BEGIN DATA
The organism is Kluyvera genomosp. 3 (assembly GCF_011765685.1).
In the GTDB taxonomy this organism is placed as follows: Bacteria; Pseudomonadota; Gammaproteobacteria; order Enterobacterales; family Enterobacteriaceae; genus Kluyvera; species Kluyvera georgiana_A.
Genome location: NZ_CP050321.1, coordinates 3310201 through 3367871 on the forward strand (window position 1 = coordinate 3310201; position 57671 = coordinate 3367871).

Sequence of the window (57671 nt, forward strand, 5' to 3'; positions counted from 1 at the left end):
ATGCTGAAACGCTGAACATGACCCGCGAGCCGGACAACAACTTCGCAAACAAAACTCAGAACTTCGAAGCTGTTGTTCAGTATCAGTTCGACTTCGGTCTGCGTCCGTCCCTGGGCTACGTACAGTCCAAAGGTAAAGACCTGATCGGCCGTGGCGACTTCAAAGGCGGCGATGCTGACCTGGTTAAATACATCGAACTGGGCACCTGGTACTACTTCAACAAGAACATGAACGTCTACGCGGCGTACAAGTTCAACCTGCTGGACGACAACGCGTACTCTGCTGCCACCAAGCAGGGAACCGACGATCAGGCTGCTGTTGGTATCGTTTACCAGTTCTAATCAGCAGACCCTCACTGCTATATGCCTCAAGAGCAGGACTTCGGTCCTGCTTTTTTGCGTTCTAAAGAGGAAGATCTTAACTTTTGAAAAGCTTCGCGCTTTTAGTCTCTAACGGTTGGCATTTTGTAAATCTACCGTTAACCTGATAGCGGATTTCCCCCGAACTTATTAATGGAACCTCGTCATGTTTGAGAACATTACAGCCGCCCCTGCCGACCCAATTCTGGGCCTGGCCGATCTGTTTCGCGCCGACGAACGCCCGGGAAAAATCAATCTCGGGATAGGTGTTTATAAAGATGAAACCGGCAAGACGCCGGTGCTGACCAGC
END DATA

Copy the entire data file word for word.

The organism is Kluyvera genomosp. 3 (assembly GCF_011765685.1).
In the GTDB taxonomy this organism is placed as follows: Bacteria; Pseudomonadota; Gammaproteobacteria; order Enterobacterales; family Enterobacteriaceae; genus Kluyvera; species Kluyvera georgiana_A.
Genome location: NZ_CP050321.1, coordinates 3310201 through 3367871 on the forward strand (window position 1 = coordinate 3310201; position 57671 = coordinate 3367871).

Sequence of the window (57671 nt, forward strand, 5' to 3'; positions counted from 1 at the left end):
ATGCTGAAACGCTGAACATGACCCGCGAGCCGGACAACAACTTCGCAAACAAAACTCAGAACTTCGAAGCTGTTGTTCAGTATCAGTTCGACTTCGGTCTGCGTCCGTCCCTGGGCTACGTACAGTCCAAAGGTAAAGACCTGATCGGCCGTGGCGACTTCAAAGGCGGCGATGCTGACCTGGTTAAATACATCGAACTGGGCACCTGGTACTACTTCAACAAGAACATGAACGTCTACGCGGCGTACAAGTTCAACCTGCTGGACGACAACGCGTACTCTGCTGCCACCAAGCAGGGAACCGACGATCAGGCTGCTGTTGGTATCGTTTACCAGTTCTAATCAGCAGACCCTCACTGCTATATGCCTCAAGAGCAGGACTTCGGTCCTGCTTTTTTGCGTTCTAAAGAGGAAGATCTTAACTTTTGAAAAGCTTCGCGCTTTTAGTCTCTAACGGTTGGCATTTTGTAAATCTACCGTTAACCTGATAGCGGATTTCCCCCGAACTTATTAATGGAACCTCGTCATGTTTGAGAACATTACAGCCGCCCCTGCCGACCCAATTCTGGGCCTGGCCGATCTGTTTCGCGCCGACGAACGCCCGGGAAAAATCAATCTCGGGATAGGTGTTTATAAAGATGAAACCGGCAAGACGCCGGTGCTGACCAGC